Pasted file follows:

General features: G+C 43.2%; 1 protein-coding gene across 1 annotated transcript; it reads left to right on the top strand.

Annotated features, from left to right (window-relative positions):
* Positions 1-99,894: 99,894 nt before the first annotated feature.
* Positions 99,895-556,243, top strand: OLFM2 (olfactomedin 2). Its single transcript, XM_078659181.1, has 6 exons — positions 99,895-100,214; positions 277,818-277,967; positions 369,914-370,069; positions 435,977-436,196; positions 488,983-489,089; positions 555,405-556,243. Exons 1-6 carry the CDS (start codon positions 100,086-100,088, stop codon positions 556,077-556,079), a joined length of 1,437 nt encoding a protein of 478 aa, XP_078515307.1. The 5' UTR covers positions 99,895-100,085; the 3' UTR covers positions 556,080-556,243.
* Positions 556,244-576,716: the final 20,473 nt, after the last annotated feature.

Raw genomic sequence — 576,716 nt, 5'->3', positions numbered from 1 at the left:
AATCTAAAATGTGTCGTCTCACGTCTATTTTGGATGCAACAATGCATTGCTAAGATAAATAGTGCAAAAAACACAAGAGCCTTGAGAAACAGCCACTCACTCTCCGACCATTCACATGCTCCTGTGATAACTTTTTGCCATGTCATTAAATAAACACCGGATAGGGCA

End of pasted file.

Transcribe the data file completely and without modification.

General features: G+C 43.2%; 1 protein-coding gene across 1 annotated transcript; it reads left to right on the top strand.

Annotated features, from left to right (window-relative positions):
* Positions 1-99,894: 99,894 nt before the first annotated feature.
* Positions 99,895-556,243, top strand: OLFM2 (olfactomedin 2). Its single transcript, XM_078659181.1, has 6 exons — positions 99,895-100,214; positions 277,818-277,967; positions 369,914-370,069; positions 435,977-436,196; positions 488,983-489,089; positions 555,405-556,243. Exons 1-6 carry the CDS (start codon positions 100,086-100,088, stop codon positions 556,077-556,079), a joined length of 1,437 nt encoding a protein of 478 aa, XP_078515307.1. The 5' UTR covers positions 99,895-100,085; the 3' UTR covers positions 556,080-556,243.
* Positions 556,244-576,716: the final 20,473 nt, after the last annotated feature.

Raw genomic sequence — 576,716 nt, 5'->3', positions numbered from 1 at the left:
AATCTAAAATGTGTCGTCTCACGTCTATTTTGGATGCAACAATGCATTGCTAAGATAAATAGTGCAAAAAACACAAGAGCCTTGAGAAACAGCCACTCACTCTCCGACCATTCACATGCTCCTGTGATAACTTTTTGCCATGTCATTAAATAAACACCGGATAGGGCA